Global investment in renewable energy reached record levels in 2014, including the record-breaking US$3.8 billion financing of the largest ever renewable energy plant, a Dutch wind farm project, a new report has shown.
Image from Siemens.
The report, by Frankfurt School FS-UNEP Collaborating Centre and Bloomberg New Energy Finance, describes 2014 as “a year of eye-catching steps forward for renewable energy.”
It says that in 2014, total investment in global renewables, excluding hydropower, reached $270.2 billion, a 17% increase on 2013.
The rate of increase in investment was particularly high in offshore wind, driven by Europe. Globally, $18.6 billion worth of offshore wind projects were financed in 2014, some 148% up on the previous year and 45% above the next highest year ever - 2010. Europe accounted for $16.2 billion of this, with China the remaining $2.4 billion.
No fewer than seven projects costing $1 billion or more reached “final investment decision” stage during 2014 in Europe. The region also saw the record busting $3.8 billion financing by 12 banks, three export credit agencies, the European Investment Bank and a Danish pension fund of the 600 MW Gemini installation in waters off the coast of the Netherlands – the largest ever go-ahead for a renewable energy generation plant (excluding hydro) anywhere in the world and the largest single renewable energy asset finance deal ever.
Gemini, comprising 150, 7m-diameter monopile foundation turbines and two offshore transformer stations, will be built about 85km north of the coast of Groningen. The wind farm will have a capacity of 600 MW and will produce roughly 2.6 TWh of renewable electricity. While many wind farms are starting to use larger turbines, Gemini will deploy smaller, 4 MW Siemens units, saying these are more efficient due to high wind speeds in the location, averaging Force 5. Work on the onshore station for the wind farm has started. Offshore work, comprising piling operations, will start this summer by Dutch contractor Van Ord, which also has a stake in the project. Gemini is 60% owned by Northland Power, a Canadian renewable energy company. The wind farm is due to be fully operational by 2017.
Image from Siemens.
The global increase in investment in renewable power was the first increase for three years, and reflected several influences, including a boom in solar installations in China and Japan, totaling $74.9 billion between those two countries, and the record $18.6 billion of final investment decisions on offshore wind projects in Europe, says the report.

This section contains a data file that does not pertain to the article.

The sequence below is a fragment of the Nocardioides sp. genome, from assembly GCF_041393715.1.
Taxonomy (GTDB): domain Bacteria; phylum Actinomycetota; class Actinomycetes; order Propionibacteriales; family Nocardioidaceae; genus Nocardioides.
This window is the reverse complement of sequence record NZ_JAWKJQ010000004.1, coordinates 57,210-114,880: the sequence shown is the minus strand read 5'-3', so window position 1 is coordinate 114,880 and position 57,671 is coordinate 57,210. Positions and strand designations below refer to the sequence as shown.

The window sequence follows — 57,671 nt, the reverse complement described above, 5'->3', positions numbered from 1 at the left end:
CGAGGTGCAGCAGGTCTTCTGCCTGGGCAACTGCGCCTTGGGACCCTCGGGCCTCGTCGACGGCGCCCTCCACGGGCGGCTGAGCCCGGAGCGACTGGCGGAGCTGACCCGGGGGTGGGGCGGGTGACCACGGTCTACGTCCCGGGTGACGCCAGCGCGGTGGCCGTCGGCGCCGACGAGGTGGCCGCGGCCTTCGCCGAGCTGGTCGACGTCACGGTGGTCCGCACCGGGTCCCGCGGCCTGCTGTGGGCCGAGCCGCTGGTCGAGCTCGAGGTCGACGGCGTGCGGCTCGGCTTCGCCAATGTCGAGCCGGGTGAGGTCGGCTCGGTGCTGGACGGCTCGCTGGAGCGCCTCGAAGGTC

“Once again in 2014, renewables made up nearly half of the net power capacity added worldwide,” says Achim Steiner, UN under-secretary-general and executive director of UNEP. “These climate-friendly energy technologies are now an indispensable component of the global energy mix and their importance will only increase as markets mature, technology prices continue to fall and the need to rein in carbon emissions becomes ever more urgent.”
However, offshore wind has been facing cost headwinds. “Offshore wind had been traveling in the wrong direction on liveliest costs, seeing these increase from $151 to $203/ MWh over 2009-14, as project developers moved out into deeper waters and had to deal with bottlenecks in the supply of vessels and cables,” the report says. But, it says, the latest snapshot, for 1H 2015, shows offshore wind liveliest costs falling back again in dollar terms, helped by low debt costs and exchange rate effects.
Renewables also still face challenges from policy uncertainty in markets such as the US and the UK, as well as retroactive policy changes in countries such as Italy and Romania, and concerns about grid access for small-scale solar in Japan and some US states.
Renewables have, however, brushed aside the 50%-plus collapse in the oil price in 2H 2014. “Although the oil price is likely to dampen investor confidence in parts of the sector, such as solar in oil-exporting countries, and biofuels, in most parts of the world, oil and renewables do not compete for power investment dollars,” the report says. “Wind and solar sectors should be able to carry on flourishing, particularly if they continue to cut costs per MWh.”
“Oil and renewables do not directly compete for power investment dollars,” says Udo Steffens, president of the Frankfurt School of Finance & Management Steffens. “Wind and solar sectors should be able to carry on flourishing, particularly if they continue to cut costs per MWh. Their long-term story is just more convincing."